I’m not much of a fan of still-life photography, though I respect the idea of still-life in general, particularly in its painting form. But still-life photography gives an opportunity to experiment with lighting situations without wasting a model’s time.
It also gives me an opportunity to use film, medium and large format, without the expectation of moving quickly.
A few months ago, I explored the Tri-County Flea Market in Levittown, New York, looking for a few objects that might prove to be interesting inside the confines of a photograph. For more inspiration, I shopped at Target for a few more pieces. From Tri-County, I exited with a pitcher; from Target I walked away with a stone rabbit intending to be a garden statue and a hemisphere whose surface seems to be made of tubes — or calamari painted white.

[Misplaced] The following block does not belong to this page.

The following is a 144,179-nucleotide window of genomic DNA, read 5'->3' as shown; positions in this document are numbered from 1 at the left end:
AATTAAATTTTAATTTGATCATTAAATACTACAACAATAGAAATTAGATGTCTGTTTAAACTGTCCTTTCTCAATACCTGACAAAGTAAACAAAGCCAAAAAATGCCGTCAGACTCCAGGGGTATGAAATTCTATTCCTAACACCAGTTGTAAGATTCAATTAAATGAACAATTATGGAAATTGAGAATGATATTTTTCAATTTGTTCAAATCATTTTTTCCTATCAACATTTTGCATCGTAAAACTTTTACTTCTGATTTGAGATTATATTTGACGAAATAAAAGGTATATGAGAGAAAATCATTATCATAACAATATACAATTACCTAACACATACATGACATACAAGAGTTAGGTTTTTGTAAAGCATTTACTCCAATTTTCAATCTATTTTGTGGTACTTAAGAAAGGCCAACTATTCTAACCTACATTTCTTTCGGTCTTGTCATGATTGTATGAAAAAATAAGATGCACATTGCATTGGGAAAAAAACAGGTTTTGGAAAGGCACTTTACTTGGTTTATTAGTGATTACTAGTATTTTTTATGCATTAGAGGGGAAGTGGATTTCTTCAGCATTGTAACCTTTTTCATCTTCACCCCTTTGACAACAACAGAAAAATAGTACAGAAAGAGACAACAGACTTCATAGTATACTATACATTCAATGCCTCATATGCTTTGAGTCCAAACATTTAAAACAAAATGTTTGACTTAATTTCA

At the Arts Council of Princeton, I used my Mamiya RZ67 Pro II, a medium format film camera, with Kodak Tri-X film, to experiment with lighting in a dance studio. With the rabbit and tube hemisphere I conducted some digital photography in my makeshift home studio with occasional photography partner Michelle.
Here are some of the more interesting results, keeping in mind I don’t find still-life terribly interesting, even if that may be because I don’t do it will. It’s distant from my focus of portraiture and events.